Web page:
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dispositive

[dih-spoz-i-tiv] /dɪˈspɒz ɪ tɪv/
adjective
1.
involving or affecting disposition or settlement:
a dispositive clue in a case of embezzlement.
Origin
1475-1485
1475-85; dispose + -itive, on the model of positive
Dictionary.com Unabridged
Based on the Random House Dictionary, © Random House, Inc. 2014.
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Examples from the web for dispositive
  • And grasping the culture of the region will facilitate your transition and in some cases be dispositive.
  • Important details, that may be dispositive of a case, are often left out of these tales.
  • That's interesting and relevant, but it shouldn't be dispositive.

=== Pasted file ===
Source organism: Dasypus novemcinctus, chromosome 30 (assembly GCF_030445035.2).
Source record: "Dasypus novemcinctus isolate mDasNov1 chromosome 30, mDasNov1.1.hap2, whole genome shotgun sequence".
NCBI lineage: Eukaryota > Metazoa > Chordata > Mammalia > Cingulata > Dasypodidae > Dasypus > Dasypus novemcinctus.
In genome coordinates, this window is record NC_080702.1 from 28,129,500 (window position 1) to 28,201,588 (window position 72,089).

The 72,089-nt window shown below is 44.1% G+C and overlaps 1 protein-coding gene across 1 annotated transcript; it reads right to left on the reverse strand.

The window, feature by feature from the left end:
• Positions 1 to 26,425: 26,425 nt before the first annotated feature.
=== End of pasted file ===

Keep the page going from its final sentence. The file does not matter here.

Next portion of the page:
• It's important to remember that one study is never dispositive.
  • You've said the superdelegates should not be dispositive.
  • Soft power can help to provide an enabling climate, but it is not dispositive.
  • Because one given test is not dispositive of natural selection.
  • He will rarely grant a dispositive motion without providing counsel a chance to argue the motion.
  • Replies to responses to dispositive motions may only be filed upon leave of court.
  • Non-dispositive motions may be held by telephone if all parties agree.

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Word Value for dispositive

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